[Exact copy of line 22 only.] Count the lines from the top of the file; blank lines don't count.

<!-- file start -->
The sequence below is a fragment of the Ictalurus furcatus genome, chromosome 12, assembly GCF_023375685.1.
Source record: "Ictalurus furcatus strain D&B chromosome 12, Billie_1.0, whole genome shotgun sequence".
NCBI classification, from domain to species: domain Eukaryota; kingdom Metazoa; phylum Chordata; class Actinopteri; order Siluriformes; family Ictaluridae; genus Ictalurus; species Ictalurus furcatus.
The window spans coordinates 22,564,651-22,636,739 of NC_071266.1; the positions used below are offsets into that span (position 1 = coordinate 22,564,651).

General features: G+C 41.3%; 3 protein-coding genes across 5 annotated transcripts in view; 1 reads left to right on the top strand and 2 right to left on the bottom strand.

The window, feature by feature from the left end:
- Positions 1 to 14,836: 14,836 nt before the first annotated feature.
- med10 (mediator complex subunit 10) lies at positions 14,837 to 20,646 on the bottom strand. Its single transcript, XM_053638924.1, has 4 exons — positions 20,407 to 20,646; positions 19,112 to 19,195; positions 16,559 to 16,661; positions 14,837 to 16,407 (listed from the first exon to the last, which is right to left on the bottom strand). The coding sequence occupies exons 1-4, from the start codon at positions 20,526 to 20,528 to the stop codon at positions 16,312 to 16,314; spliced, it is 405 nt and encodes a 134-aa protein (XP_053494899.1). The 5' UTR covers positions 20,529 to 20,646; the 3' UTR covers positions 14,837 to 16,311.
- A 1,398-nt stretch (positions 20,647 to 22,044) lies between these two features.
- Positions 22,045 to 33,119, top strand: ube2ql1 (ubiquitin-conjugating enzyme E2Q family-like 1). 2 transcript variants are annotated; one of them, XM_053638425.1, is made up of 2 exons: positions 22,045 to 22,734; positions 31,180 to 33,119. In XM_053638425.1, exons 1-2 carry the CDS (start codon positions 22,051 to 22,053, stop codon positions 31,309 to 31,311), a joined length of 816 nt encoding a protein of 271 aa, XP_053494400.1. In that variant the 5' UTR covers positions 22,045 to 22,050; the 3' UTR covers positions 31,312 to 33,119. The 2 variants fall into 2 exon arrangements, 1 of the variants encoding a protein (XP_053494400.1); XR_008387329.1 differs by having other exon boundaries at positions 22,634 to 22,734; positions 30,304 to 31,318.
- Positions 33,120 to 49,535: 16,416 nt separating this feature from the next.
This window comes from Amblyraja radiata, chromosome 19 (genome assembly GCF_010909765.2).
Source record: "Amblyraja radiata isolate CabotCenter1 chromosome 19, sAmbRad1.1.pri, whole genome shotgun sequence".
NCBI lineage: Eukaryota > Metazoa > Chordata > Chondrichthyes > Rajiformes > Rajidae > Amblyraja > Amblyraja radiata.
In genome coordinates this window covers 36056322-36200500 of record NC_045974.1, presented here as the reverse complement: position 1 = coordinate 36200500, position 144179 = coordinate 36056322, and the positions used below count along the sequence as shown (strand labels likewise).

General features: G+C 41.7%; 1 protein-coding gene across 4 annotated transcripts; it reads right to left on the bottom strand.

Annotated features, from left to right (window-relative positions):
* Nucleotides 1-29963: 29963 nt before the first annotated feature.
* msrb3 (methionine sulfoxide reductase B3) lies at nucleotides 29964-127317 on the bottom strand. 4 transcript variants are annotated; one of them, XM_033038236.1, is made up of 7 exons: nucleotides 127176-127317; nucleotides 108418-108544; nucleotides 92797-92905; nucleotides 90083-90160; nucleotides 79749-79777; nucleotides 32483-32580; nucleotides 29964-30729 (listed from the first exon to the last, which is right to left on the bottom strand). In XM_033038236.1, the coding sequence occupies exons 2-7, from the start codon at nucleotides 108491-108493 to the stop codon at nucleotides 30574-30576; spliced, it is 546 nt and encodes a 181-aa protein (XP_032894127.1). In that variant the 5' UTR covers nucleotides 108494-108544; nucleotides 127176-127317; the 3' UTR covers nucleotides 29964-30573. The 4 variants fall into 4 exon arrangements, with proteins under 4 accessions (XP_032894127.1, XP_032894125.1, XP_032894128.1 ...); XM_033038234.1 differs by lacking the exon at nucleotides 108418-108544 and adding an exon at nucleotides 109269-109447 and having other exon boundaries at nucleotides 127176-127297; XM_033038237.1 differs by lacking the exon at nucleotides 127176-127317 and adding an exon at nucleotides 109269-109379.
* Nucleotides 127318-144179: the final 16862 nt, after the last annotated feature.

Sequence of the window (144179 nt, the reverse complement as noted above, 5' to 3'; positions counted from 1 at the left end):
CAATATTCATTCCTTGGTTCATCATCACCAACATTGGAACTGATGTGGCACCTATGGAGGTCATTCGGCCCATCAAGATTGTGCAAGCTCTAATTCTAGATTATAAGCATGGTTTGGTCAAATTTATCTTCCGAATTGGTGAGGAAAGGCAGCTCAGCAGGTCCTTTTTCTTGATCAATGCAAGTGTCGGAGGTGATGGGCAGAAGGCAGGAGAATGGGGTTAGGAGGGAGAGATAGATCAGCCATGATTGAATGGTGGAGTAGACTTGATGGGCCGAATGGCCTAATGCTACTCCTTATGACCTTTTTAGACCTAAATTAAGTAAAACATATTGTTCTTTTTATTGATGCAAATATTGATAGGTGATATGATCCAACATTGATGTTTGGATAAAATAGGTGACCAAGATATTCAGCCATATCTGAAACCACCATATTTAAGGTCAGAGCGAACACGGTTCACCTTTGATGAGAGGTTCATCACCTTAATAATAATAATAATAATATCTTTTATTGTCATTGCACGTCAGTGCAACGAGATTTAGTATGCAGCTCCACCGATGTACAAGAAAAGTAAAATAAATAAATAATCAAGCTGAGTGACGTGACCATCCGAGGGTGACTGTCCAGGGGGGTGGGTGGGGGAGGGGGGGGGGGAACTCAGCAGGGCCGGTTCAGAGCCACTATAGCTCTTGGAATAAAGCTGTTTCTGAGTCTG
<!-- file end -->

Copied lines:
CAATATTCATTCCTTGGTTCATCATCACCAACATTGGAACTGATGTGGCACCTATGGAGGTCATTCGGCCCATCAAGATTGTGCAAGCTCTAATTCTAGATTATAAGCATGGTTTGGTCAAATTTATCTTCCGAATTGGTGAGGAAAGGCAGCTCAGCAGGTCCTTTTTCTTGATCAATGCAAGTGTCGGAGGTGATGGGCAGAAGGCAGGAGAATGGGGTTAGGAGGGAGAGATAGATCAGCCATGATTGAATGGTGGAGTAGACTTGATGGGCCGAATGGCCTAATGCTACTCCTTATGACCTTTTTAGACCTAAATTAAGTAAAACATATTGTTCTTTTTATTGATGCAAATATTGATAGGTGATATGATCCAACATTGATGTTTGGATAAAATAGGTGACCAAGATATTCAGCCATATCTGAAACCACCATATTTAAGGTCAGAGCGAACACGGTTCACCTTTGATGAGAGGTTCATCACCTTAATAATAATAATAATAATATCTTTTATTGTCATTGCACGTCAGTGCAACGAGATTTAGTATGCAGCTCCACCGATGTACAAGAAAAGTAAAATAAATAAATAATCAAGCTGAGTGACGTGACCATCCGAGGGTGACTGTCCAGGGGGGTGGGTGGGGGAGGGGGGGGGGGAACTCAGCAGGGCCGGTTCAGAGCCACTATAGCTCTTGGAATAAAGCTGTTTCTGAGTCTG